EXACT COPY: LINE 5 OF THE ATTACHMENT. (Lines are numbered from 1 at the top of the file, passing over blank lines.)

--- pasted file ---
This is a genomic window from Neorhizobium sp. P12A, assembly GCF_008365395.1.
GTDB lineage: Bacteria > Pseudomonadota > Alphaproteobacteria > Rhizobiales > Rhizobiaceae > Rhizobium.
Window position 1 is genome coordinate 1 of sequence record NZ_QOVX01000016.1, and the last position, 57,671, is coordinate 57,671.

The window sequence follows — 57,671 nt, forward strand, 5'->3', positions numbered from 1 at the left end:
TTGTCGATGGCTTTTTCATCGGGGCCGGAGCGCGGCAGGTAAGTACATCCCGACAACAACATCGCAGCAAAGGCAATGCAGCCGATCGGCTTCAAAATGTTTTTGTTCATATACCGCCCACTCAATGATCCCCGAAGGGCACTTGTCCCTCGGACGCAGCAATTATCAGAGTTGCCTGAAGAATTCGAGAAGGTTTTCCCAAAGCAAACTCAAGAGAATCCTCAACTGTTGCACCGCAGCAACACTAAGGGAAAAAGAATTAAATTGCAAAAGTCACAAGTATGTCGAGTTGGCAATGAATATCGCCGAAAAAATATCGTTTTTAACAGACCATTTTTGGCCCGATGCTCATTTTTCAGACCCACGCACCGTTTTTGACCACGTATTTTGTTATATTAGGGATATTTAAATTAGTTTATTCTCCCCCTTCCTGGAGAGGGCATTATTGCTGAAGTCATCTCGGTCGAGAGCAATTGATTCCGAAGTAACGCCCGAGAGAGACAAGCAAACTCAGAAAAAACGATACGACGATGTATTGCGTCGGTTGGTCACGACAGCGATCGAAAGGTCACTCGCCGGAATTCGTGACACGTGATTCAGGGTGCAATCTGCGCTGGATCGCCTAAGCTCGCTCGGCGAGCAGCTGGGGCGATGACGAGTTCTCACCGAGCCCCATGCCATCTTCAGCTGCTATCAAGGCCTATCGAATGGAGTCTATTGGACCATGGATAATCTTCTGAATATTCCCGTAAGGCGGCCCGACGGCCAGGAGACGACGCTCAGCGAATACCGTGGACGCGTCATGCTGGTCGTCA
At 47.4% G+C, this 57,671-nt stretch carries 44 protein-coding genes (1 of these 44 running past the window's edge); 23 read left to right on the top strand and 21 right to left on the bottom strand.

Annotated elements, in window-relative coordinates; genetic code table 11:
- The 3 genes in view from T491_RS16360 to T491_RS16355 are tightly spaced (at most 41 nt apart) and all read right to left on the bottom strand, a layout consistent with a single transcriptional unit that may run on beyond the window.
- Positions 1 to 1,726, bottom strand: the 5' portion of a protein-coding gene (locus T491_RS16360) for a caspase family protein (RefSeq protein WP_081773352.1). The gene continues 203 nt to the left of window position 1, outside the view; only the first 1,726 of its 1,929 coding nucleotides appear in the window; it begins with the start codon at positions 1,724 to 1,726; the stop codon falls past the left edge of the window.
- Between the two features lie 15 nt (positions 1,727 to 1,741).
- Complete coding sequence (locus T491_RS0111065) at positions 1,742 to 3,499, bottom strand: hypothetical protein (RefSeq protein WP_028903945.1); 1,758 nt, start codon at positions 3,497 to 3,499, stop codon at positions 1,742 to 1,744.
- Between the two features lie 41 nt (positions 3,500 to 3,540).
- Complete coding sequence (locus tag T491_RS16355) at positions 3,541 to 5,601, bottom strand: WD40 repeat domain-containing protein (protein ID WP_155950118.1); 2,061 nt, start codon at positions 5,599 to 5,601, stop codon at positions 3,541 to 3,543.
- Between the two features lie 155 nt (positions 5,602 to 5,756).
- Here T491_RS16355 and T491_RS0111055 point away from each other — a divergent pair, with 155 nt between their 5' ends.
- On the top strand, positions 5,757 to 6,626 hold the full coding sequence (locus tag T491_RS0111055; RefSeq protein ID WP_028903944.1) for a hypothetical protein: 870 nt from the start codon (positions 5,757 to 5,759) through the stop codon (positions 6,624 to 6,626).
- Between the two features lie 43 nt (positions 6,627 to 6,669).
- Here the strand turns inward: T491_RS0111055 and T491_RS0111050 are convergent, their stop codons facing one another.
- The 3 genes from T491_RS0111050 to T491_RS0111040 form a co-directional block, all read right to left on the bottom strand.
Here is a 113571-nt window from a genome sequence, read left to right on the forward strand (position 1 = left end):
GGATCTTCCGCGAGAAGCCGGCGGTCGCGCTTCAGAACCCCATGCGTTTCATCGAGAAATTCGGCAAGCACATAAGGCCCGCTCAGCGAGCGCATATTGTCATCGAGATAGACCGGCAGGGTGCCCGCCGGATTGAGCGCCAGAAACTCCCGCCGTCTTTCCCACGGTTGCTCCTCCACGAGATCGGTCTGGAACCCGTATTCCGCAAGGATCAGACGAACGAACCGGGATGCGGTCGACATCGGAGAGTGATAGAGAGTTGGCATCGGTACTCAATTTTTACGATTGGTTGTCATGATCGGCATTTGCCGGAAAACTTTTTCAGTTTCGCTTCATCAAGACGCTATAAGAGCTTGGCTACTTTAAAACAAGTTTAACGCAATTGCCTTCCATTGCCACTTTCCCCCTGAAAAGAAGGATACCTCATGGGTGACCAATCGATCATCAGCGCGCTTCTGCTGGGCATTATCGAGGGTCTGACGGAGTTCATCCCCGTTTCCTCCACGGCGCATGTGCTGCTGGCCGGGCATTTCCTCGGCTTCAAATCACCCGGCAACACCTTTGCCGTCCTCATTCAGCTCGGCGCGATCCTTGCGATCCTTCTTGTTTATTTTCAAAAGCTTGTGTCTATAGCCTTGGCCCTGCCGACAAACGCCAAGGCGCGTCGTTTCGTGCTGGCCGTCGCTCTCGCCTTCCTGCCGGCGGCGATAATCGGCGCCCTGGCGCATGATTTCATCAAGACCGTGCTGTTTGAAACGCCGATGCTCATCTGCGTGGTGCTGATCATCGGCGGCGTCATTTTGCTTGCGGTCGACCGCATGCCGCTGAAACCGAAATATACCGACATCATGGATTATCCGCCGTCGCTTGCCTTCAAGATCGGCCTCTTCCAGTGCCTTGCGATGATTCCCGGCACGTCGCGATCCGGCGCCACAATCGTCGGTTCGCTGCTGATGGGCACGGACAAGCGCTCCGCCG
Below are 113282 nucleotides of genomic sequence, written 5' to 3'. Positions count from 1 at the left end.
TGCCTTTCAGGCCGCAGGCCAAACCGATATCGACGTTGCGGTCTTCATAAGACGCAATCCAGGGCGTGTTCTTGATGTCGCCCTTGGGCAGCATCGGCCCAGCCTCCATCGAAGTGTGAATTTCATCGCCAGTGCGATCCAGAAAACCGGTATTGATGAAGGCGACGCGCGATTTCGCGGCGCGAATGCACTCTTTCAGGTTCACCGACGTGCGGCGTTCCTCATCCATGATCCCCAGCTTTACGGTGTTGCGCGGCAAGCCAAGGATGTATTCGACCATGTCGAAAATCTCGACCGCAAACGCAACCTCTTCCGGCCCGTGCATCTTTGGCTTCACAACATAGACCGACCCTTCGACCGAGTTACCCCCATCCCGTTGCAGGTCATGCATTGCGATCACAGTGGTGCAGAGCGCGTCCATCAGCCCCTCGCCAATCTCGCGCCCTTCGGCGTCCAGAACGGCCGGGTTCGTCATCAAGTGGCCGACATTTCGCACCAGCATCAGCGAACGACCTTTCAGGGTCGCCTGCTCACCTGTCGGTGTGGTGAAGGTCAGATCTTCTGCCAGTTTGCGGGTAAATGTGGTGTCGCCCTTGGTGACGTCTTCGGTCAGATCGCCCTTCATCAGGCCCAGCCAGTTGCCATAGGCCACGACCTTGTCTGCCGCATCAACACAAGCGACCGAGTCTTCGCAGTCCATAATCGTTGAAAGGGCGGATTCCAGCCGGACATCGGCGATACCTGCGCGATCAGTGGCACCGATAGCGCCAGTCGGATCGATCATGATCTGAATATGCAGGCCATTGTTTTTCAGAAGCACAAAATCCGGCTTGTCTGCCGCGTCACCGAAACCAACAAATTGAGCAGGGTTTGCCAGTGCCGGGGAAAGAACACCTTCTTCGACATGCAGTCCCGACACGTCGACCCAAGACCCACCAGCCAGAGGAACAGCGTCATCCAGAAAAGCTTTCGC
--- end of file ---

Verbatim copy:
TTGTCGATGGCTTTTTCATCGGGGCCGGAGCGCGGCAGGTAAGTACATCCCGACAACAACATCGCAGCAAAGGCAATGCAGCCGATCGGCTTCAAAATGTTTTTGTTCATATACCGCCCACTCAATGATCCCCGAAGGGCACTTGTCCCTCGGACGCAGCAATTATCAGAGTTGCCTGAAGAATTCGAGAAGGTTTTCCCAAAGCAAACTCAAGAGAATCCTCAACTGTTGCACCGCAGCAACACTAAGGGAAAAAGAATTAAATTGCAAAAGTCACAAGTATGTCGAGTTGGCAATGAATATCGCCGAAAAAATATCGTTTTTAACAGACCATTTTTGGCCCGATGCTCATTTTTCAGACCCACGCACCGTTTTTGACCACGTATTTTGTTATATTAGGGATATTTAAATTAGTTTATTCTCCCCCTTCCTGGAGAGGGCATTATTGCTGAAGTCATCTCGGTCGAGAGCAATTGATTCCGAAGTAACGCCCGAGAGAGACAAGCAAACTCAGAAAAAACGATACGACGATGTATTGCGTCGGTTGGTCACGACAGCGATCGAAAGGTCACTCGCCGGAATTCGTGACACGTGATTCAGGGTGCAATCTGCGCTGGATCGCCTAAGCTCGCTCGGCGAGCAGCTGGGGCGATGACGAGTTCTCACCGAGCCCCATGCCATCTTCAGCTGCTATCAAGGCCTATCGAATGGAGTCTATTGGACCATGGATAATCTTCTGAATATTCCCGTAAGGCGGCCCGACGGCCAGGAGACGACGCTCAGCGAATACCGTGGACGCGTCATGCTGGTCGTCA